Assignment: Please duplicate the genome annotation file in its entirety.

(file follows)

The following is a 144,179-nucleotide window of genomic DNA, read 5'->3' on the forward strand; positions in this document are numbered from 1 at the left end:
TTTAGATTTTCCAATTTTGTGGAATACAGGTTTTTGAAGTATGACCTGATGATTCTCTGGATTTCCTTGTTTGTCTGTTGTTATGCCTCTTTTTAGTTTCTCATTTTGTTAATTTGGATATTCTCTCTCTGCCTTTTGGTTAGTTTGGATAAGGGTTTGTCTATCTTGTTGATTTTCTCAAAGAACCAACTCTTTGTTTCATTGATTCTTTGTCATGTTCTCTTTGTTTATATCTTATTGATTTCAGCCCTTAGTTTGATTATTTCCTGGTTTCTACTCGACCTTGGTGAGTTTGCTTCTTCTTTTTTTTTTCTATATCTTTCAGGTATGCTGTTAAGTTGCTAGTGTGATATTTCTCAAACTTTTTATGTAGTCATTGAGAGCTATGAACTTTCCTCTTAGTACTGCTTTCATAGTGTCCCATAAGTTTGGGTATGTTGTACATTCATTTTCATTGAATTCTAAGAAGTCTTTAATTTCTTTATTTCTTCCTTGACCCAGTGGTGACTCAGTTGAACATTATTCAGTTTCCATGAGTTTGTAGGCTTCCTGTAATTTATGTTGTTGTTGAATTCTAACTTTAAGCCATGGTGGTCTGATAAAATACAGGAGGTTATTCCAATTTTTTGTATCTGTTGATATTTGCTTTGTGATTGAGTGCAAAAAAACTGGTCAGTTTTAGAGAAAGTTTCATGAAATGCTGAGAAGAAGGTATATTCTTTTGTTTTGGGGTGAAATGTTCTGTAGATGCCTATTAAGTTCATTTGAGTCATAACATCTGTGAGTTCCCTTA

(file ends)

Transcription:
The following is a 144,179-nucleotide window of genomic DNA, read 5'->3' on the forward strand; positions in this document are numbered from 1 at the left end:
TTTAGATTTTCCAATTTTGTGGAATACAGGTTTTTGAAGTATGACCTGATGATTCTCTGGATTTCCTTGTTTGTCTGTTGTTATGCCTCTTTTTAGTTTCTCATTTTGTTAATTTGGATATTCTCTCTCTGCCTTTTGGTTAGTTTGGATAAGGGTTTGTCTATCTTGTTGATTTTCTCAAAGAACCAACTCTTTGTTTCATTGATTCTTTGTCATGTTCTCTTTGTTTATATCTTATTGATTTCAGCCCTTAGTTTGATTATTTCCTGGTTTCTACTCGACCTTGGTGAGTTTGCTTCTTCTTTTTTTTTTCTATATCTTTCAGGTATGCTGTTAAGTTGCTAGTGTGATATTTCTCAAACTTTTTATGTAGTCATTGAGAGCTATGAACTTTCCTCTTAGTACTGCTTTCATAGTGTCCCATAAGTTTGGGTATGTTGTACATTCATTTTCATTGAATTCTAAGAAGTCTTTAATTTCTTTATTTCTTCCTTGACCCAGTGGTGACTCAGTTGAACATTATTCAGTTTCCATGAGTTTGTAGGCTTCCTGTAATTTATGTTGTTGTTGAATTCTAACTTTAAGCCATGGTGGTCTGATAAAATACAGGAGGTTATTCCAATTTTTTGTATCTGTTGATATTTGCTTTGTGATTGAGTGCAAAAAAACTGGTCAGTTTTAGAGAAAGTTTCATGAAATGCTGAGAAGAAGGTATATTCTTTTGTTTTGGGGTGAAATGTTCTGTAGATGCCTATTAAGTTCATTTGAGTCATAACATCTGTGAGTTCCCTTA